Being the latest Hollywood ‘It Girl’ isn’t all it’s cracked up to be. There are many examples of young actresses who burst on to the scene and make a big name for themselves right out of the gate, only to flame out due to personal issues or extremely poor choices in subsequent movie roles. Fortunately, Carey Mulligan has not turned out to be one of those actresses.
The London-born Mulligan began her career as a stage actress in “Forty Winks”, performed at Royal Court Theater. Then, she made a huge step into film when she starred as Kitty Bennett in the very well-received 2005 adaptation of Jane Austin’s “Pride and Prejudice” (performing alongside Keira Knightley and Matthew MacFadyen).
The acting bug caught Carey early in life. When she was 6 years old, she was so captivated by a school production of “The King and I” (which starred her older brother) that she begged the be allowed to participate and was permitted to be in the chorus. This love of acting continued until she reached age 16 and saw the stage production of Kenneth Branagh’s version of Shakespeare’s “Henry V”. She knew then and there that this was the profession she had the passion for and wanted to follow. Despite objections from her parents, Carey went after her dream, working as a barmaid to make ends meet between acting jobs.
The success of “Pride and Prejudice” did not immediately lead to superstardom for Mulligan, as she chose a series of smaller roles on film and television over the next few years, including “Agatha Christie’s Marple” and the rebooted version of the hit British sci-fi series “Doctor Who”. 2009 would see her rocket back to the forefront of the consciousness of audiences.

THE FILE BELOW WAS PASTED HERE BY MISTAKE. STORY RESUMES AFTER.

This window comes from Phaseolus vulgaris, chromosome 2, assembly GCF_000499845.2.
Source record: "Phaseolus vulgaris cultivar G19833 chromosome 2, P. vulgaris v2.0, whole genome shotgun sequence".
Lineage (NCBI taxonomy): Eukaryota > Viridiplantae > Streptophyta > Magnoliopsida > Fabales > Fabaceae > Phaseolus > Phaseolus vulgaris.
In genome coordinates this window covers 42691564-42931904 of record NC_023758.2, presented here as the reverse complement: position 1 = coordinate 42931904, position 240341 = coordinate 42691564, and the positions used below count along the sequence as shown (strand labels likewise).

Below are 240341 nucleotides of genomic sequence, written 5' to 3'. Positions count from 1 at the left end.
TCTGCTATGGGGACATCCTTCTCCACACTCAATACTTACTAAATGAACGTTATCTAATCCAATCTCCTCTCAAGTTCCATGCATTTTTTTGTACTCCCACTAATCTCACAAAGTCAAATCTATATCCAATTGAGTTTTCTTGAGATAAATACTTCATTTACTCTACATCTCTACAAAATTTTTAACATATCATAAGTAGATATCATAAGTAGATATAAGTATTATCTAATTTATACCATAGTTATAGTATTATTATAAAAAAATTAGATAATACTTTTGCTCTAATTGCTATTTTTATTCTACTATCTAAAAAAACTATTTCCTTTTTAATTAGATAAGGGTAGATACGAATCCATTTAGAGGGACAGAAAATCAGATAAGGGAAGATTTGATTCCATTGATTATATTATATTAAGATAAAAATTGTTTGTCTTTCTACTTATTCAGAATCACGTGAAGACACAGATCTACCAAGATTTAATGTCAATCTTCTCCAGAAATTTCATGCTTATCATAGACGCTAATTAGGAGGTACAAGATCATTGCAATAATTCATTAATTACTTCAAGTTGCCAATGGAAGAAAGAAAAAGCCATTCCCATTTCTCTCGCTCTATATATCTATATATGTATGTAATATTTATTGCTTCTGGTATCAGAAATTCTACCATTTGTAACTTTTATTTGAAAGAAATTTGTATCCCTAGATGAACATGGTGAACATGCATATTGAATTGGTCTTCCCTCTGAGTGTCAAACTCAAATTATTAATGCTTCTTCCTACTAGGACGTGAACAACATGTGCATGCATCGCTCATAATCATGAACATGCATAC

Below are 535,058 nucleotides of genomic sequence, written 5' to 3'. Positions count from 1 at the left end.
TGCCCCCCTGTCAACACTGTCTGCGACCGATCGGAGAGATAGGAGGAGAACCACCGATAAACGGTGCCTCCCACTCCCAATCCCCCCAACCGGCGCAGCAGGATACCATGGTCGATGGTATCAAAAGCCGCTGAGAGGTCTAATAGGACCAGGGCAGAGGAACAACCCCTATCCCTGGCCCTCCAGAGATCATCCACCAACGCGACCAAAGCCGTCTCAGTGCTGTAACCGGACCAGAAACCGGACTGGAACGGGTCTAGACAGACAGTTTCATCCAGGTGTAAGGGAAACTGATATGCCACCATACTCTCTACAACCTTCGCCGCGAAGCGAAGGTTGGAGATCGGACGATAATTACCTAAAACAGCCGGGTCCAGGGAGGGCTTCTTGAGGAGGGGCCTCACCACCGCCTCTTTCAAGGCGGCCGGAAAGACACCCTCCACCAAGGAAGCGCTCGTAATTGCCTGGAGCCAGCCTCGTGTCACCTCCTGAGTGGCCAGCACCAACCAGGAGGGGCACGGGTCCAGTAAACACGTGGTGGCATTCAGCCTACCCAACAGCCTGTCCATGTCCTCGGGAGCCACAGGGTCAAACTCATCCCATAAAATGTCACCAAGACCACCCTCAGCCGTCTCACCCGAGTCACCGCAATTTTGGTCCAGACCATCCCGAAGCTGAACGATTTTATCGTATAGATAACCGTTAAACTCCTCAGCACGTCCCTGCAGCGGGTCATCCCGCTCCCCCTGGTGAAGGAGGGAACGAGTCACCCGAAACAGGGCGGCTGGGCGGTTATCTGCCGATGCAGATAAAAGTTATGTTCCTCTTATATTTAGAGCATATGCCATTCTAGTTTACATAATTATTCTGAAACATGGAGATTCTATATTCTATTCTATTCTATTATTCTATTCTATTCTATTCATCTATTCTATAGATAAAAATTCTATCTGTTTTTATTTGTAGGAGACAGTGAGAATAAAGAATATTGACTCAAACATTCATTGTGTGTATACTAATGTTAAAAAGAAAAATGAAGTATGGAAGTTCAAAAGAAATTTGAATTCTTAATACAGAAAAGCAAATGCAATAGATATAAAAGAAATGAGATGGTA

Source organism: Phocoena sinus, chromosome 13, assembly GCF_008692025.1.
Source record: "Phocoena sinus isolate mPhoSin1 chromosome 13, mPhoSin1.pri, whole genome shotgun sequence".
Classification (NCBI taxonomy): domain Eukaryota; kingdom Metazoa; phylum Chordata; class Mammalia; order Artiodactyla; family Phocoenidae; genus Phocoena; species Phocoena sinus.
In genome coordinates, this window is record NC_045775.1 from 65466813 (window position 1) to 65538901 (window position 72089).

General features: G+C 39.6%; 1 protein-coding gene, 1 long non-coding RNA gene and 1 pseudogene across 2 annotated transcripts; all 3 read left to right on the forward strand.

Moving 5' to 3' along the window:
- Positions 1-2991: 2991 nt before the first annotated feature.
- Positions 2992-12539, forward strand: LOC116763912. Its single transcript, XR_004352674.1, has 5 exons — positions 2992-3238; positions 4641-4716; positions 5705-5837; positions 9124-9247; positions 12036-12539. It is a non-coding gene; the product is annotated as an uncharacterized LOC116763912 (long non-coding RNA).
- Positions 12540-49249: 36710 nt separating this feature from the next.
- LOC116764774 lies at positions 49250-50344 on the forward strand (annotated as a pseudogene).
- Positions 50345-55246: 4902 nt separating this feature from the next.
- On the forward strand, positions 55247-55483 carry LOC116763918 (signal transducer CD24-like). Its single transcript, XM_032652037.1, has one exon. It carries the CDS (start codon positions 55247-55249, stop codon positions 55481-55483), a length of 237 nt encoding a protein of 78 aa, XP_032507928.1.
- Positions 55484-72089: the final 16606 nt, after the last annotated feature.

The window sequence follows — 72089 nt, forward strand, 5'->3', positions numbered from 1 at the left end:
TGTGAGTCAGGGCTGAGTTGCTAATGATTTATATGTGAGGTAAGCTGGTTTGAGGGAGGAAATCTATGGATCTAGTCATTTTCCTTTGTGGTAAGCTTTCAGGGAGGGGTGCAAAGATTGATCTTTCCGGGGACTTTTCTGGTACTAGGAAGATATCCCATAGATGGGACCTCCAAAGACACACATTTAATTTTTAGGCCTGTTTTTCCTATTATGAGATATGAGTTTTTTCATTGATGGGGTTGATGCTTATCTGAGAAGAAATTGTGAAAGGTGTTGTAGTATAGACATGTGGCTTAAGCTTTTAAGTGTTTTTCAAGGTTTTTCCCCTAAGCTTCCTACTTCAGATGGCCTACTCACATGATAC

2009 saw Carey return to major film roles in movies like the Iraq War drama “Brothers” and the John Dillinger biopic “Public Enemies”. However, it was when she starred in the drama “An Education” that she really captivated audiences. Her performance as a young woman with college on her mind who comes of age, emotionally, while being the objective of desire by an older, more world-wise (and devious) man, was a favorite of critics. Among the many notices she received was an Academy Award nomination for Best Actress.
Carey continued to make smart decisions in acting selection when chose more award-winning roles in films such as “Never Let Me Go” and “Shame” (with Michael Fassbender). Even more mainstream roles, such as playing Gordon Gekko’s (Michael Douglas) daughter in the “Wall Street” sequel “Money Never Sleeps” were positively viewed. Carey continued to wow when she played Daisy Buchanan in this year’s adaptation of “The Great Gatsby”.
While continuing to work on more roles for her acting resume, she also found time to marry her childhood friend, Marcus Mumford (of indie-darling music group “Mumford and Sons”).
Of course, as wonderful as Carey’s career has been so far, she would not be here if it weren’t for her possessing a little body art. She has an adorable seagull on her right wrist. The act of getting that tattoo is what she attributes to helping her land the role of Sissy Sullivan in “Shame”.
You can find more information about Carey on her fan site: